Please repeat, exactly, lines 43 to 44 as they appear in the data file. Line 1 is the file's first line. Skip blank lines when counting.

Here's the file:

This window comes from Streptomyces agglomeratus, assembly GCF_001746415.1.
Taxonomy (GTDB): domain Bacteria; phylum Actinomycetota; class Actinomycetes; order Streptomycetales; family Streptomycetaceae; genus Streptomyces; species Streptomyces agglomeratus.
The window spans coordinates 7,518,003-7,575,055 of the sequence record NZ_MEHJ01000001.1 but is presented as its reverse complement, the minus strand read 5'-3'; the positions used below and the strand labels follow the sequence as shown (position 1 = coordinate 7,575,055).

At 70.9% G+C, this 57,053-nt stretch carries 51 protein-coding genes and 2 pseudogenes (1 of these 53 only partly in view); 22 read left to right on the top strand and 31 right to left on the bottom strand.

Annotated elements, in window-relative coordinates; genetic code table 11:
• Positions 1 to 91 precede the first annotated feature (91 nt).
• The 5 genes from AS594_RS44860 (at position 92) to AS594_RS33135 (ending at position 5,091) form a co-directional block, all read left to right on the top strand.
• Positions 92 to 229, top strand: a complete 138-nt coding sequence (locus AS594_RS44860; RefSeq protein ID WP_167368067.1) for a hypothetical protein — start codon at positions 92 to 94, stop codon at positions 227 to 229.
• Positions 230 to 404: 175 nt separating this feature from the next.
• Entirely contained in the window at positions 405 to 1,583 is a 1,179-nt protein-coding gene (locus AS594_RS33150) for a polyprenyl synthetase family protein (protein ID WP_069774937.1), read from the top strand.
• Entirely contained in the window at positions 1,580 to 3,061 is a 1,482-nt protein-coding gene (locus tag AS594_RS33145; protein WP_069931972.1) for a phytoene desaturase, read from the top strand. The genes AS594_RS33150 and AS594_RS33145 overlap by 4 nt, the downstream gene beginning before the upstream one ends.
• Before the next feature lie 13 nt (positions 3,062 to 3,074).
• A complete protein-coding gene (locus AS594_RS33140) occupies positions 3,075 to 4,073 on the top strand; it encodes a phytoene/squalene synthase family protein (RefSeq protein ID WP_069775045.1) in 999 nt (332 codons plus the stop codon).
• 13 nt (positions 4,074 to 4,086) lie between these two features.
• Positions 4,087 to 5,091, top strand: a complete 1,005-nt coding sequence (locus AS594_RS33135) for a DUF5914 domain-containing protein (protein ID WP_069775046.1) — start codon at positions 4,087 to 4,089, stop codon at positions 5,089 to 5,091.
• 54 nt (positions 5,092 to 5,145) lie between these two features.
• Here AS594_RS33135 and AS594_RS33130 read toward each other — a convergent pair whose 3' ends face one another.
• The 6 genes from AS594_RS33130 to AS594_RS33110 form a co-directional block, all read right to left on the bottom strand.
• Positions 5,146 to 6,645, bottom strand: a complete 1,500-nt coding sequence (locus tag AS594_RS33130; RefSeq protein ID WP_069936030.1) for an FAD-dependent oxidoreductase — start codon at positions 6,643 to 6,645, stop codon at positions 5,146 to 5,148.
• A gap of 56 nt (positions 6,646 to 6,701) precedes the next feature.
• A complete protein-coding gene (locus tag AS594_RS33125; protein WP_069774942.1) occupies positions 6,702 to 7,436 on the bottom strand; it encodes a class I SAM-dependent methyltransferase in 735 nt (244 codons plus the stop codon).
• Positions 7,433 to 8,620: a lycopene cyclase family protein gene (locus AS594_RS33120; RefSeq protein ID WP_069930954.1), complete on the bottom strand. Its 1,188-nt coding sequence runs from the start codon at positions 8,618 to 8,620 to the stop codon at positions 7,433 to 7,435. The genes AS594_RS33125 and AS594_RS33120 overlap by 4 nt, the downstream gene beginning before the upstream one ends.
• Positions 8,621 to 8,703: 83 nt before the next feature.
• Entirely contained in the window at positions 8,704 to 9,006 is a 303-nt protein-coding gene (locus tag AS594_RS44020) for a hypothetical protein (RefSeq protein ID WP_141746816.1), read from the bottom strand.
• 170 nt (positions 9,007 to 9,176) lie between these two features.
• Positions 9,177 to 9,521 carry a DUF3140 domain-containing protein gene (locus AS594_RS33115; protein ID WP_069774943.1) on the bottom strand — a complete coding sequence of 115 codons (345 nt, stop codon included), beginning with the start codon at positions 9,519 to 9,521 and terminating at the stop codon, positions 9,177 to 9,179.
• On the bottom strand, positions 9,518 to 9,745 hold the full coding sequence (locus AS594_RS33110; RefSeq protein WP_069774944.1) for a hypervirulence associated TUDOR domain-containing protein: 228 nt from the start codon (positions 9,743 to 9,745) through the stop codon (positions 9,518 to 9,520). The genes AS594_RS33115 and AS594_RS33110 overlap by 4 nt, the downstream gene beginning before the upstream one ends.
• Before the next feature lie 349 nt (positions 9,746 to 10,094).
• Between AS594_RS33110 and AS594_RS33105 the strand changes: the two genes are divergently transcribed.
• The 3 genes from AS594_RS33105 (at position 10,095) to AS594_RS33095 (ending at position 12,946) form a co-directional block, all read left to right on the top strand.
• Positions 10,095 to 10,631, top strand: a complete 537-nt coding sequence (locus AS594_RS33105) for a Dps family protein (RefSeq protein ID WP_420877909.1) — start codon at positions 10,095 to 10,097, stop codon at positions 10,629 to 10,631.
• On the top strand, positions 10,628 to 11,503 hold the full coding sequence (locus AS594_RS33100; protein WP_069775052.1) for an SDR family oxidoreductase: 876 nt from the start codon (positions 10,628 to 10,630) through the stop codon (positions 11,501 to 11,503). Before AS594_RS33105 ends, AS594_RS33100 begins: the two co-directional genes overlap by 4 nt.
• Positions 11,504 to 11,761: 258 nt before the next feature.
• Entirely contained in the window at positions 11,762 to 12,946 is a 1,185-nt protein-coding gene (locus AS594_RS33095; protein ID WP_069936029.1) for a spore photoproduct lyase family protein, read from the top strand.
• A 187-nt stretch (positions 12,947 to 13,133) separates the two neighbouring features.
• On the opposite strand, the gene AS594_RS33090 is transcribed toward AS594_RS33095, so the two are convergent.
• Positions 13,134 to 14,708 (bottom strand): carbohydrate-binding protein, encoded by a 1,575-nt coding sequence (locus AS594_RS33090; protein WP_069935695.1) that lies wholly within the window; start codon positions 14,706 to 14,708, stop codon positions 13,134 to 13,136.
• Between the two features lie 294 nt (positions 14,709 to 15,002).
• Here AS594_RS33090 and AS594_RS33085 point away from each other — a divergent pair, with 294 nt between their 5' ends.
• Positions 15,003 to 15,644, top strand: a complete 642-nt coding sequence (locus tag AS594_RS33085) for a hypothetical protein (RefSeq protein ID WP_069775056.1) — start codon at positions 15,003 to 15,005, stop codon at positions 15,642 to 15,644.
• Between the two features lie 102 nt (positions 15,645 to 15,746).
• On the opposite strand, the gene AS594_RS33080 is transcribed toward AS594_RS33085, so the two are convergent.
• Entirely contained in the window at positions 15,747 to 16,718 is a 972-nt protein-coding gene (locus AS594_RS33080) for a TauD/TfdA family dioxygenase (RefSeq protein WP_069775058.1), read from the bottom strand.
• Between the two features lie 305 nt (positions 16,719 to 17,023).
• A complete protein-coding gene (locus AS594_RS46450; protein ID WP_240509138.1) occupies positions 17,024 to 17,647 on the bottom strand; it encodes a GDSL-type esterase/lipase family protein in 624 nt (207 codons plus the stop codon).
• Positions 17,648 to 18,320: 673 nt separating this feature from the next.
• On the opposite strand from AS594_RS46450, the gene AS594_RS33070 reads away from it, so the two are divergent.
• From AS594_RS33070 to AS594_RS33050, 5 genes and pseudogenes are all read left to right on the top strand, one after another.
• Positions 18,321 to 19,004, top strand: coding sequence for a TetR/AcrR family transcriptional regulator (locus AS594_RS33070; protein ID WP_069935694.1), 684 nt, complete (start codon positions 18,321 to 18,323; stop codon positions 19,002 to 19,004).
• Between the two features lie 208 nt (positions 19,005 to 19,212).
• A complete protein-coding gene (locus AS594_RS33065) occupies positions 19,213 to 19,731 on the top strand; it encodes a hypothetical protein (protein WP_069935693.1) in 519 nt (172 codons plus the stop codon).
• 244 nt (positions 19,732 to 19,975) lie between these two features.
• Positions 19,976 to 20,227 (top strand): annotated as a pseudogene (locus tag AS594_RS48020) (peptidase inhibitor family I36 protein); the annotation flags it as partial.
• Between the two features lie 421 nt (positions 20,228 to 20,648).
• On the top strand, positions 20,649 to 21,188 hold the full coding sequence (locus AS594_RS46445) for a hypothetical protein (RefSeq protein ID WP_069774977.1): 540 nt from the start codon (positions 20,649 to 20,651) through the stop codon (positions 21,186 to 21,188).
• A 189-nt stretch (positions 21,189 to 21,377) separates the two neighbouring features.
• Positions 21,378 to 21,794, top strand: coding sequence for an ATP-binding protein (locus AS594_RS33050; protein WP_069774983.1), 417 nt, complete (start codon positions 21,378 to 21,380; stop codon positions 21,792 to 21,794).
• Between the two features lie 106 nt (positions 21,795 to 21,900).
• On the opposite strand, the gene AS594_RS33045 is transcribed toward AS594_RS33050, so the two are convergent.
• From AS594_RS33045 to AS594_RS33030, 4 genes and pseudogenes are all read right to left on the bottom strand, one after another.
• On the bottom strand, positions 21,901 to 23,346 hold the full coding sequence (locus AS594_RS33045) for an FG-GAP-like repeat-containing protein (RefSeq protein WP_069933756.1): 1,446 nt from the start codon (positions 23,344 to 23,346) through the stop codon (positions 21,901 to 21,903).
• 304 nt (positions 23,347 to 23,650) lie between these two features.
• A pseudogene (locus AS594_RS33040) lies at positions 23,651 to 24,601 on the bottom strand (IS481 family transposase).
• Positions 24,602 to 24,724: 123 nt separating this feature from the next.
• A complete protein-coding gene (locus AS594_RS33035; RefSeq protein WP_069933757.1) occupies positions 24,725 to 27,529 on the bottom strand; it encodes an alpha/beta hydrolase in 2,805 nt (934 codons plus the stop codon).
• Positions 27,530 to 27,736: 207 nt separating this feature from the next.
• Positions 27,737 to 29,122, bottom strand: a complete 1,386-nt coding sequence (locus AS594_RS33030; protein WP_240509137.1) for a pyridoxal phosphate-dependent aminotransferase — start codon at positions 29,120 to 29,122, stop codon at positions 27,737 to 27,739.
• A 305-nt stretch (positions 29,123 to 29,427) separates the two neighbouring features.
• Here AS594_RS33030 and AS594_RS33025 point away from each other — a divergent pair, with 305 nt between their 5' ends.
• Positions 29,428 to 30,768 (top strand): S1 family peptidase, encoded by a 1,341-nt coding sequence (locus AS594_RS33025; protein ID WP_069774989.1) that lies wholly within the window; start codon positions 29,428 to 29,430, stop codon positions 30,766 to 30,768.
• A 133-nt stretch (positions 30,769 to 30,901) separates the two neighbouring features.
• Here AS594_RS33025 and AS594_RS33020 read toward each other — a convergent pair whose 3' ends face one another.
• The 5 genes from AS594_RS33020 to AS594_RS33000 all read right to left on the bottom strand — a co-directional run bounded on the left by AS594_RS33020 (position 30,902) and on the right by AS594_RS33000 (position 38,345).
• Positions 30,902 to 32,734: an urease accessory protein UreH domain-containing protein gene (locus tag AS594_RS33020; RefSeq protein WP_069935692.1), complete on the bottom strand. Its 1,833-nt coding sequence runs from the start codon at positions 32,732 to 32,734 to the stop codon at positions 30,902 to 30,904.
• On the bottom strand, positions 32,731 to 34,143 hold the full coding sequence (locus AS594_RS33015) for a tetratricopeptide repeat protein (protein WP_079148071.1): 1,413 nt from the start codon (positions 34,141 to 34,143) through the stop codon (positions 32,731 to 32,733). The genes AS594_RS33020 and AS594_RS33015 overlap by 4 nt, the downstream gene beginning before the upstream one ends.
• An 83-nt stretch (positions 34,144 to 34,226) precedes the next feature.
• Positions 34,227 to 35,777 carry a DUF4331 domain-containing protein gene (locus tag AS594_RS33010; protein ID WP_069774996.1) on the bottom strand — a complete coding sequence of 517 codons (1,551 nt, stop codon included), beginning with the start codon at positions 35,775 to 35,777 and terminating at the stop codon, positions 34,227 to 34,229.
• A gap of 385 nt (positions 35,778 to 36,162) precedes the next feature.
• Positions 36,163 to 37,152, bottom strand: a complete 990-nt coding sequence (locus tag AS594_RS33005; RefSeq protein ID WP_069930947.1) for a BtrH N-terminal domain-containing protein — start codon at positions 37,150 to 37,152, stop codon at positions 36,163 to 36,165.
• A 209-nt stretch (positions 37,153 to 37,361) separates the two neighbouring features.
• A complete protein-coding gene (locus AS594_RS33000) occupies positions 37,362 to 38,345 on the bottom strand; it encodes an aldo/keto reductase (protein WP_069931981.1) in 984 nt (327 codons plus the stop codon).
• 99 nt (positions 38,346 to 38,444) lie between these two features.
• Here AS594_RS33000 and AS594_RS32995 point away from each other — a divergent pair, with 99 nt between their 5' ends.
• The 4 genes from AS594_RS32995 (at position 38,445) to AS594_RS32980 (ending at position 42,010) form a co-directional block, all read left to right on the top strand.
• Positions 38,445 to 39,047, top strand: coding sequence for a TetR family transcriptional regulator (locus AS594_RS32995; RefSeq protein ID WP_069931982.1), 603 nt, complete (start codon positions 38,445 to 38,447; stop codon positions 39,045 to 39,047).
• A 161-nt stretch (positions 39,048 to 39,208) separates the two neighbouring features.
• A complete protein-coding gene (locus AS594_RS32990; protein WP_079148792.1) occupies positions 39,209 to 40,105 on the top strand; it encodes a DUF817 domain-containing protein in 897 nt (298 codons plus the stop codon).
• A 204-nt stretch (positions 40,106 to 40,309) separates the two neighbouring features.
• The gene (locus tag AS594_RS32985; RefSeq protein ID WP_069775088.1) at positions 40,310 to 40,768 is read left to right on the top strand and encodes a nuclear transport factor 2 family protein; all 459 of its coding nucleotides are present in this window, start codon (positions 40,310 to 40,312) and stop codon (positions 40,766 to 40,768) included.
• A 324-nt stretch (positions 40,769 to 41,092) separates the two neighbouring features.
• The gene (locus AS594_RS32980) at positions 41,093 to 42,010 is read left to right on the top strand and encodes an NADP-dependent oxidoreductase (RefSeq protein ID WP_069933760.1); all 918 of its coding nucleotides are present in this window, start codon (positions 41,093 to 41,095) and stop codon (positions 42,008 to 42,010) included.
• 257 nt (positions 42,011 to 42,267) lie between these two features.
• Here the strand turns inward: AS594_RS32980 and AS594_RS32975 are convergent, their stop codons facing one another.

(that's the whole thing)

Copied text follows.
• Entirely contained in the window at positions 15,747 to 16,718 is a 972-nt protein-coding gene (locus AS594_RS33080) for a TauD/TfdA family dioxygenase (RefSeq protein WP_069775058.1), read from the bottom strand.
• Between the two features lie 305 nt (positions 16,719 to 17,023).